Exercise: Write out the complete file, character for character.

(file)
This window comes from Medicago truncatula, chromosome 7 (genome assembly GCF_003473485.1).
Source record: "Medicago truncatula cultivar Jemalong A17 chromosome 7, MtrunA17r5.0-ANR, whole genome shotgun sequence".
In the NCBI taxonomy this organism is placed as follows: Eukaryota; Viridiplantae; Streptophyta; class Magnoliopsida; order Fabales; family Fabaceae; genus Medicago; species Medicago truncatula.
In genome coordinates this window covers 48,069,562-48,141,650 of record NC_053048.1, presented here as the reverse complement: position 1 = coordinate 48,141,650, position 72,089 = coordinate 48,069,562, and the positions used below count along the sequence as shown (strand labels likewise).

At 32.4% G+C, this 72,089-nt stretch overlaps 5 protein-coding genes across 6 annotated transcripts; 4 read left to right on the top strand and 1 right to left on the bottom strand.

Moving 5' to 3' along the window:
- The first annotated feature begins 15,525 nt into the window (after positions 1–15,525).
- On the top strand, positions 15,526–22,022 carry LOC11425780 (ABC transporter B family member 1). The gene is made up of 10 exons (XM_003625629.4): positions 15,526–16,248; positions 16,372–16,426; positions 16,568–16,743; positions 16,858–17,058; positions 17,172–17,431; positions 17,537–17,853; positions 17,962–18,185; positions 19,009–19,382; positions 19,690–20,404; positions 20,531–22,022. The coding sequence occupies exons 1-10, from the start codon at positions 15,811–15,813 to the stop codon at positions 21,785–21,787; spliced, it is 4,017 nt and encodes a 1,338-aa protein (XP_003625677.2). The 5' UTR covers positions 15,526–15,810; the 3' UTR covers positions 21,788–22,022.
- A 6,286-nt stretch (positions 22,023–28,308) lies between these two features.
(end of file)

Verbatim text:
This window comes from Medicago truncatula, chromosome 7 (genome assembly GCF_003473485.1).
Source record: "Medicago truncatula cultivar Jemalong A17 chromosome 7, MtrunA17r5.0-ANR, whole genome shotgun sequence".
In the NCBI taxonomy this organism is placed as follows: Eukaryota; Viridiplantae; Streptophyta; class Magnoliopsida; order Fabales; family Fabaceae; genus Medicago; species Medicago truncatula.
In genome coordinates this window covers 48,069,562-48,141,650 of record NC_053048.1, presented here as the reverse complement: position 1 = coordinate 48,141,650, position 72,089 = coordinate 48,069,562, and the positions used below count along the sequence as shown (strand labels likewise).

At 32.4% G+C, this 72,089-nt stretch overlaps 5 protein-coding genes across 6 annotated transcripts; 4 read left to right on the top strand and 1 right to left on the bottom strand.

Moving 5' to 3' along the window:
- The first annotated feature begins 15,525 nt into the window (after positions 1–15,525).
- On the top strand, positions 15,526–22,022 carry LOC11425780 (ABC transporter B family member 1). The gene is made up of 10 exons (XM_003625629.4): positions 15,526–16,248; positions 16,372–16,426; positions 16,568–16,743; positions 16,858–17,058; positions 17,172–17,431; positions 17,537–17,853; positions 17,962–18,185; positions 19,009–19,382; positions 19,690–20,404; positions 20,531–22,022. The coding sequence occupies exons 1-10, from the start codon at positions 15,811–15,813 to the stop codon at positions 21,785–21,787; spliced, it is 4,017 nt and encodes a 1,338-aa protein (XP_003625677.2). The 5' UTR covers positions 15,526–15,810; the 3' UTR covers positions 21,788–22,022.
- A 6,286-nt stretch (positions 22,023–28,308) lies between these two features.